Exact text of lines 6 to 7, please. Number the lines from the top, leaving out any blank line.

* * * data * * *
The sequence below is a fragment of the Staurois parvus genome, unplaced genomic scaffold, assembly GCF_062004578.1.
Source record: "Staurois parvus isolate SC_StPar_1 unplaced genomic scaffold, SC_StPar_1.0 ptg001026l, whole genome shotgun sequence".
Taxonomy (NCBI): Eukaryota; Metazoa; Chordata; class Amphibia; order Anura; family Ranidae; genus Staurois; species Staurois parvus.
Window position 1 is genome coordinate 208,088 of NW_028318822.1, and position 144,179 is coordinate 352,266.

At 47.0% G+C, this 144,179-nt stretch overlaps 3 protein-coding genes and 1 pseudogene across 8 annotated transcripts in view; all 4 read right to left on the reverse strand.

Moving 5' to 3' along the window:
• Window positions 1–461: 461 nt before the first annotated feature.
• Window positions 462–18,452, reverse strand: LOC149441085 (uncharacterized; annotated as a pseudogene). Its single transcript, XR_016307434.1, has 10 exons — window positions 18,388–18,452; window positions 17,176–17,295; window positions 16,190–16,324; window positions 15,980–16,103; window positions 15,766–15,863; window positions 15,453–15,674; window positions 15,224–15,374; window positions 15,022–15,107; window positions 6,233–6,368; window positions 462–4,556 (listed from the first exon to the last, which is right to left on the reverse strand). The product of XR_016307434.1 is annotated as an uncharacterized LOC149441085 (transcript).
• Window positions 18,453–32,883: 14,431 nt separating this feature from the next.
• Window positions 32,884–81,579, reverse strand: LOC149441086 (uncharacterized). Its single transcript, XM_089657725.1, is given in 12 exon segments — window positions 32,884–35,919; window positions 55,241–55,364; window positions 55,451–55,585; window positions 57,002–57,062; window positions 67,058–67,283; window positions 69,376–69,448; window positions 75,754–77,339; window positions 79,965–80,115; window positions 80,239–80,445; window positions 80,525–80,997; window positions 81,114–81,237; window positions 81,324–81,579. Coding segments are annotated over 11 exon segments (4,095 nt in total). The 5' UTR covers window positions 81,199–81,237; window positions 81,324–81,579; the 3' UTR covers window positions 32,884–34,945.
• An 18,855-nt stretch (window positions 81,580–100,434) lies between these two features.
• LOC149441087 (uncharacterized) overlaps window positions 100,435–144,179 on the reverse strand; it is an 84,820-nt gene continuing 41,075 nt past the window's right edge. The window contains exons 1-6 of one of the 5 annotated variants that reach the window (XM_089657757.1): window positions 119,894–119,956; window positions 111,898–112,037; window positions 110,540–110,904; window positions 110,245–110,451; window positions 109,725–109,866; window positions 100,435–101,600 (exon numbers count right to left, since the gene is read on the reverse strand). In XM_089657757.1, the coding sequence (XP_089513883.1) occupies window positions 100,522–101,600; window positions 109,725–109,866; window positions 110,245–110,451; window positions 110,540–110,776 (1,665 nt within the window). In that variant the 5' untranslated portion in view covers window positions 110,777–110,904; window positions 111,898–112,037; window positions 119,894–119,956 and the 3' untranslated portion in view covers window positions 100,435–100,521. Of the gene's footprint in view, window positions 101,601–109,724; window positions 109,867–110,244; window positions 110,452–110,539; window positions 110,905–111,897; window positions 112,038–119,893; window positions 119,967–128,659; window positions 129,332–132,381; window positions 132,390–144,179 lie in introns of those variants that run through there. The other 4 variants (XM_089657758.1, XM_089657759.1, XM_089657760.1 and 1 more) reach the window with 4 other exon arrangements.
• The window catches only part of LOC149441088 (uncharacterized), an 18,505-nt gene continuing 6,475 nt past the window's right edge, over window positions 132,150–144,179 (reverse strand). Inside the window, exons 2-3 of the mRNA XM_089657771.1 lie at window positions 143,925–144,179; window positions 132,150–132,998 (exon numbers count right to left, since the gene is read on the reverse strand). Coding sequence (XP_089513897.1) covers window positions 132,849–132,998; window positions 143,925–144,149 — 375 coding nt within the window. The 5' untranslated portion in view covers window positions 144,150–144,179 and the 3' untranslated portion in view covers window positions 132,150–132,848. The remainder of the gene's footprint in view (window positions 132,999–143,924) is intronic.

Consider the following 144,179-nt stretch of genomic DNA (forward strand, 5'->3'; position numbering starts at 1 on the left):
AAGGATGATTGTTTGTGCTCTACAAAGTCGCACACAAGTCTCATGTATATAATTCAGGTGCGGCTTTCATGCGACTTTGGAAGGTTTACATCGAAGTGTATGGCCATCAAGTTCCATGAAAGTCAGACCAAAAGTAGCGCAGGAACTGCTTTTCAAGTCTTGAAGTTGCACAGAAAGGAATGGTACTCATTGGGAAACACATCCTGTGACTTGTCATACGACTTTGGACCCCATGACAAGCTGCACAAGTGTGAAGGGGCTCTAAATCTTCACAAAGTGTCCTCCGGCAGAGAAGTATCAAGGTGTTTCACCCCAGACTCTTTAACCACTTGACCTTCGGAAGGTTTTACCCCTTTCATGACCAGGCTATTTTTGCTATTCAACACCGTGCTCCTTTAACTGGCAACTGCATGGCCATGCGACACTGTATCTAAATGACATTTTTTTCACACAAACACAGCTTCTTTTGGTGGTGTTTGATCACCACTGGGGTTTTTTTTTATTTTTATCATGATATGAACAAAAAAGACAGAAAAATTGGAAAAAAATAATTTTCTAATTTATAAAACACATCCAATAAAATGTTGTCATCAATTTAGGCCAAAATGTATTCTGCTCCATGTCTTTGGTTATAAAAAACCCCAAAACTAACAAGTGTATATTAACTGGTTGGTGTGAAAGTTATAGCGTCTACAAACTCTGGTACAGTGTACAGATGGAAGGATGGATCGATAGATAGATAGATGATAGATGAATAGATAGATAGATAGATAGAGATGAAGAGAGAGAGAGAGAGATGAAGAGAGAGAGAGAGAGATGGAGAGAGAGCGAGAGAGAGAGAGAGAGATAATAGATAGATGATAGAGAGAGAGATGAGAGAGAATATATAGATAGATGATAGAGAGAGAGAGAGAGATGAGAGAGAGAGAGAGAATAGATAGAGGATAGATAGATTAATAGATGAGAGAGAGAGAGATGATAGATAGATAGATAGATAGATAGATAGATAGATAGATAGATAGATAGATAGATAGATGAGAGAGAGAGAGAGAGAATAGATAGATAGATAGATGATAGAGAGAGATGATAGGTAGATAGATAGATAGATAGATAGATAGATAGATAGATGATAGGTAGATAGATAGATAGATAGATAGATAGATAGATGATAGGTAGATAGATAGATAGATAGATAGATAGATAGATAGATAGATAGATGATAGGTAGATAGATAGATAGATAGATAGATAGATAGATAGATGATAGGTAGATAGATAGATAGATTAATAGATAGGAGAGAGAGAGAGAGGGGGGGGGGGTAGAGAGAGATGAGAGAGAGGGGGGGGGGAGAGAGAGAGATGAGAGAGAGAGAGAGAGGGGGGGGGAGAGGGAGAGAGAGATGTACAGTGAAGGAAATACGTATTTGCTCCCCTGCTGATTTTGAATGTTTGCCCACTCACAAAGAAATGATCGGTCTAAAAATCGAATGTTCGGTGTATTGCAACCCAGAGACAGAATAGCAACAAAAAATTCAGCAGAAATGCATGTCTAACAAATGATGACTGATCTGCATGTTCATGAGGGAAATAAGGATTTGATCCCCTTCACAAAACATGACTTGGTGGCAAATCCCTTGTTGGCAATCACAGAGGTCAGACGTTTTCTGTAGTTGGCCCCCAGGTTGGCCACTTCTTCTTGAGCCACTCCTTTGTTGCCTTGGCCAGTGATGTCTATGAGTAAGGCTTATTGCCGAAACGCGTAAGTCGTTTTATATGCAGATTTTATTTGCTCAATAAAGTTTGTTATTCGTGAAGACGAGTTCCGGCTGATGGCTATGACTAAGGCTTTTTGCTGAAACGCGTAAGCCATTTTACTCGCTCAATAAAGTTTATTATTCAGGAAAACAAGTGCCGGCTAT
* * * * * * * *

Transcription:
Moving 5' to 3' along the window:
• Window positions 1–461: 461 nt before the first annotated feature.